In a fearsome escalation of violence, Hong Kong police shot a protester at close range in the chest Tuesday, leaving the teenager bleeding and howling on the ground. Tens of thousands joined anti-government demonstrations that spread across the semi-autonomous Chinese territory even as Communist leaders in Beijing celebrated 70 years in power.
The single pistol shot fired by the officer as protesters swarmed toward him hit the 18-year-old on the left side of his chest, police spokeswoman Yolanda Yu said. She described the protesters as “rioters” and said the officer feared for his life. The wounded youth was taken to a hospital for treatment, she added, without giving details about his condition.
While officers have previously fired warning shots in the air on multiple occasions during months of protests in Hong Kong, this was the first time a protester is known to have been shot. There were other instances Tuesday when officers also drew their weapons, including two with bloodied faces who pointed pistols, as protesters and riot police fought fierce battles at multiple locations in the city on edge, with many determined to spoil the October 1 anniversary of Communist rule.
Video that spread quickly on social media appeared to show the officer opening fire as the protester came at him with a metal rod, striking the officer’s shooting arm.
Taken by the City University Student Union, it showed a dozen black-clad protesters hurling objects at a group of riot police and closing in on the lone officer who pointed his pistol and opened fire. The protester toppled backward onto the street, bleeding from below his left shoulder.
As another protester rushed in to try to drag away the wounded youth and was tackled by an officer, a gasoline bomb landed in the middle of the group of officers in an explosion of flames.
The shooting marked a dramatic escalation in violence that spread chaos to multiple areas of China’s freest and most international city.
Riot police fired tear gas in at least six locations and used water cannons in the business district as protesters turned streets into battlefields. A security clampdown to thwart violence that would embarrass Chinese President Xi Jinping failed to deter the protests, including a massive march in the city center.
Organizers said at least 100,000 people marched along a broad thoroughfare in defiance of a police ban, chanting anti-China slogans and some carrying Chinese flags defaced with a black cross. Police didn’t provide an estimate of the turnout.
“They are squeezing our necks so we don’t breathe the air of freedom,” said King Chan, a 57-year-old homemaker who came out to protest with her husband.
Many demonstrators tossed wads of fake bank notes usually used at funerals into the air. “The leaders who won’t listen to our voice, this is for them,” said marcher Ray Luk.
Thousands confronted police across the city, the largest number of simultaneous protests since the unrest began in early June over a now-shelved extradition bill that activists say was an example of how Hong Kong’s freedoms and citizen rights are being eroded. The movement has since snowballed into an anti-Chinese campaign with demands for direct elections for the city’s leaders and police accountability.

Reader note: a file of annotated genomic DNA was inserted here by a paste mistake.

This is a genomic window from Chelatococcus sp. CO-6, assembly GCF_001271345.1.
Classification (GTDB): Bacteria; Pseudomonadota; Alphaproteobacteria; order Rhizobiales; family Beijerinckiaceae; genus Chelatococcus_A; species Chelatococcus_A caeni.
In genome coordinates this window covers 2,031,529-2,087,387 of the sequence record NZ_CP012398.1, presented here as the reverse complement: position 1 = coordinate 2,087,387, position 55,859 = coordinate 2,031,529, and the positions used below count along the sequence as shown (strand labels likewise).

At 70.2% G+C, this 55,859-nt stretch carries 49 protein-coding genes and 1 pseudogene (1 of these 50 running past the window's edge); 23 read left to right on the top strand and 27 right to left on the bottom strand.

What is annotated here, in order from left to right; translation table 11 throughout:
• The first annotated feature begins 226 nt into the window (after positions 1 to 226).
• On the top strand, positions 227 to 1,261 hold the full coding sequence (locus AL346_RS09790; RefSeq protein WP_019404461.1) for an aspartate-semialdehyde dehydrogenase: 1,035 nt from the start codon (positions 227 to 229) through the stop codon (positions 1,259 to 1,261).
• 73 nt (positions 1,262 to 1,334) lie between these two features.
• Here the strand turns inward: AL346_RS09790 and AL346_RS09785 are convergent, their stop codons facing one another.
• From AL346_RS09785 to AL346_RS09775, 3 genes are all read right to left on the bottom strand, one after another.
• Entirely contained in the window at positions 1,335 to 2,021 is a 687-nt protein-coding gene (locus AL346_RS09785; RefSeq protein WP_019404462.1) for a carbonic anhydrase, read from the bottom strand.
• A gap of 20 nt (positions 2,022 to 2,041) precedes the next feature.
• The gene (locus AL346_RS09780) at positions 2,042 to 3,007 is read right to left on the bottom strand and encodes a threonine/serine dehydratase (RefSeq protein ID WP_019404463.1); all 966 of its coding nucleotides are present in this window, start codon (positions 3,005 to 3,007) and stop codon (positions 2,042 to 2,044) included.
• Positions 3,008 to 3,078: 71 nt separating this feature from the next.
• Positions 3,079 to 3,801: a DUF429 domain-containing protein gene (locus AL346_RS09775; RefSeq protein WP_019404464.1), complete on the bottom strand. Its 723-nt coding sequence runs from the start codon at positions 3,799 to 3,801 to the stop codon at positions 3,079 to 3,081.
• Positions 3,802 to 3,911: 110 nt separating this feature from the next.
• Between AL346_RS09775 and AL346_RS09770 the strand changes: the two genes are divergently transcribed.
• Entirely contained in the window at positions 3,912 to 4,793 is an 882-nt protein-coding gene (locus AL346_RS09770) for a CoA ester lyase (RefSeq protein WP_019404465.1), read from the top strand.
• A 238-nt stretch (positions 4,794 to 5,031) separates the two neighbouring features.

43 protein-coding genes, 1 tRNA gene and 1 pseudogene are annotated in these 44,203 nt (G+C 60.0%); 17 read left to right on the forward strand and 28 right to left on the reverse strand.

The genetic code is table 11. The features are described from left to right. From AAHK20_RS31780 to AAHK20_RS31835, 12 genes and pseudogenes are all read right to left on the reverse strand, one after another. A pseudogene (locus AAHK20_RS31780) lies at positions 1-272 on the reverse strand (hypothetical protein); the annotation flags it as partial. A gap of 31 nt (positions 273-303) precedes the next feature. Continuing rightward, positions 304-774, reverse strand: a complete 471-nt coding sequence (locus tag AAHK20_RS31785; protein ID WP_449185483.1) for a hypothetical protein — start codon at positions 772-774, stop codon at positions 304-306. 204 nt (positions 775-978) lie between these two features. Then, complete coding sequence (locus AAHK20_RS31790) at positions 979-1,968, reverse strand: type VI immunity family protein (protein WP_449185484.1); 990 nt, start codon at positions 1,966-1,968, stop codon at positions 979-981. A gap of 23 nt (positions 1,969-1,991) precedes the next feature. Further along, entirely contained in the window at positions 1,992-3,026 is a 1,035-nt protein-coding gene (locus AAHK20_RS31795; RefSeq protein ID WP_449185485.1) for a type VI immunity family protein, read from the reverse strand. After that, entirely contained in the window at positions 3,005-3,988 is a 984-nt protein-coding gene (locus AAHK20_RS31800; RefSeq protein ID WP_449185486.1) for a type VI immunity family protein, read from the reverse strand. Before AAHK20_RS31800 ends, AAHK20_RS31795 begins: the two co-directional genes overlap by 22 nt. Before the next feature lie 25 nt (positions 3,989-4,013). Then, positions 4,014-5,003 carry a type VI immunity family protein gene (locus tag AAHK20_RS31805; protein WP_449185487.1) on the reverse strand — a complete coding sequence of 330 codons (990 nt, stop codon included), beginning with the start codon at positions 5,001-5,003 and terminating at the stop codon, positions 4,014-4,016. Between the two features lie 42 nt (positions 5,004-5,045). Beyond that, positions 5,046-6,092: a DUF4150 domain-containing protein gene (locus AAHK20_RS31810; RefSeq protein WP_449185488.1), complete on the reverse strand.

The smell of stinging tear gas and smoke from street fires started by protesters engulfed the Wan Chai, Wong Tai Sin, Sha Tin, Tuen Mun, Tsuen Wan and Tsim Sha Tsui areas. Protesters hurled gasoline bombs, bricks and other objects at police, who responded with volleys of tear gas.
Protesters used umbrellas as shields and threw tear gas canisters back at police. Police said protesters used corrosive fluid in Tuen Mun, injuring officers and some reporters.
In Wong Tai Sin, a gasoline bomb that protesters hurled at police exploded near motorcycles parked along a pavement, creating a large blaze that was put out by firefighters. Some protesters placed an emergency water hose down a subway station to try to flood it.
A water cannon truck sprayed blue water, used to identify protesters, to disperse crowds from advancing to government offices. Scores of police also stood guard near the Beijing’s liaison office as the battles continued.
“Today we are out to tell the Communist Party that Hong Kong people have nothing to celebrate,” said activist Lee Cheuk-yan as he led the downtown march. “We are mourning that in 70 years of Communist Party rule, the democratic rights of people in Hong Kong and China are being denied. We will continue to fight.”
Activists carried banners saying, “End dictatorial rule, return power to the people.”
Dressed in a black T-shirt and dark jeans, 40-year-old Bob Wong said his clothing expressed “mourning” over “the death of Hong Kong’s future.”
The popular LIHKG online chat forum used by protesters was inaccessible on cellphones, a move believed to have been made to thwart communication by protesters. More than two dozen subway stations and many shopping malls across the city were shut.
The protests contrasted with Beijing’s anniversary festivities marked with a colorful parade and display of new missile technology. Hong Kong Chief Executive Carrie Lam, who is in Beijing for the ceremony, smiled as a Hong Kong float passed by.
As the city’s government marked the anniversary with a solemn ceremony in the morning, police used pepper spray to break up a brief scuffle between Beijing supporters and a small group of pro-democracy protesters.
Hong Kong Chief Secretary Matthew Cheung told hundreds of guests at a reception that the city has become “unrecognizable” due to the violence.
Cheung said Beijing fully supports the “one country, two systems” framework that gives Hong Kong freedoms and rights not enjoyed on the mainland. The system was implemented when the former British colony returned to Chinese rule in 1997.
By Eileen Ng and John Leicester for the Associate Press.
Associated Press writer Kelvin Chan in London contributed.